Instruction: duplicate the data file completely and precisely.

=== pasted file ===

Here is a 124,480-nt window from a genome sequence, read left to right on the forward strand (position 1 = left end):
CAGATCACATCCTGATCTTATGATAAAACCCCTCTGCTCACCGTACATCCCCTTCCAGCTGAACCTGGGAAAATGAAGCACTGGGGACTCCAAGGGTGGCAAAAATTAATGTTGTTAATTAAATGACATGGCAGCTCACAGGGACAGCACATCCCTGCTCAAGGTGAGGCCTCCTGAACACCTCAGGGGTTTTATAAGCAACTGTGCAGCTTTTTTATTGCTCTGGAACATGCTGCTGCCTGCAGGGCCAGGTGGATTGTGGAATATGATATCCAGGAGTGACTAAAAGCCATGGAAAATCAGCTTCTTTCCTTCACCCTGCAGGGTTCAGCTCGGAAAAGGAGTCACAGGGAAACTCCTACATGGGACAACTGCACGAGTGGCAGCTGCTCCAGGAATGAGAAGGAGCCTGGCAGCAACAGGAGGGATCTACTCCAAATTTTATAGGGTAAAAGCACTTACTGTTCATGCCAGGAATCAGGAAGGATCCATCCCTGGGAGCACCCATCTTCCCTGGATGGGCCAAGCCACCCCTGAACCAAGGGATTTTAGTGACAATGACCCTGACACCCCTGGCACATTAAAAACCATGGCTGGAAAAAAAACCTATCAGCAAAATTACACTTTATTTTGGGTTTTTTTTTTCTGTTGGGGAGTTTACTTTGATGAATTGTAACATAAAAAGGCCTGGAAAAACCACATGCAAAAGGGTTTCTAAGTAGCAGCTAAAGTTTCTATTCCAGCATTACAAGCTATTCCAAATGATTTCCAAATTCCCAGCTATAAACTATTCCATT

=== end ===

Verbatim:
Here is a 124,480-nt window from a genome sequence, read left to right on the forward strand (position 1 = left end):
CAGATCACATCCTGATCTTATGATAAAACCCCTCTGCTCACCGTACATCCCCTTCCAGCTGAACCTGGGAAAATGAAGCACTGGGGACTCCAAGGGTGGCAAAAATTAATGTTGTTAATTAAATGACATGGCAGCTCACAGGGACAGCACATCCCTGCTCAAGGTGAGGCCTCCTGAACACCTCAGGGGTTTTATAAGCAACTGTGCAGCTTTTTTATTGCTCTGGAACATGCTGCTGCCTGCAGGGCCAGGTGGATTGTGGAATATGATATCCAGGAGTGACTAAAAGCCATGGAAAATCAGCTTCTTTCCTTCACCCTGCAGGGTTCAGCTCGGAAAAGGAGTCACAGGGAAACTCCTACATGGGACAACTGCACGAGTGGCAGCTGCTCCAGGAATGAGAAGGAGCCTGGCAGCAACAGGAGGGATCTACTCCAAATTTTATAGGGTAAAAGCACTTACTGTTCATGCCAGGAATCAGGAAGGATCCATCCCTGGGAGCACCCATCTTCCCTGGATGGGCCAAGCCACCCCTGAACCAAGGGATTTTAGTGACAATGACCCTGACACCCCTGGCACATTAAAAACCATGGCTGGAAAAAAAACCTATCAGCAAAATTACACTTTATTTTGGGTTTTTTTTTTCTGTTGGGGAGTTTACTTTGATGAATTGTAACATAAAAAGGCCTGGAAAAACCACATGCAAAAGGGTTTCTAAGTAGCAGCTAAAGTTTCTATTCCAGCATTACAAGCTATTCCAAATGATTTCCAAATTCCCAGCTATAAACTATTCCATT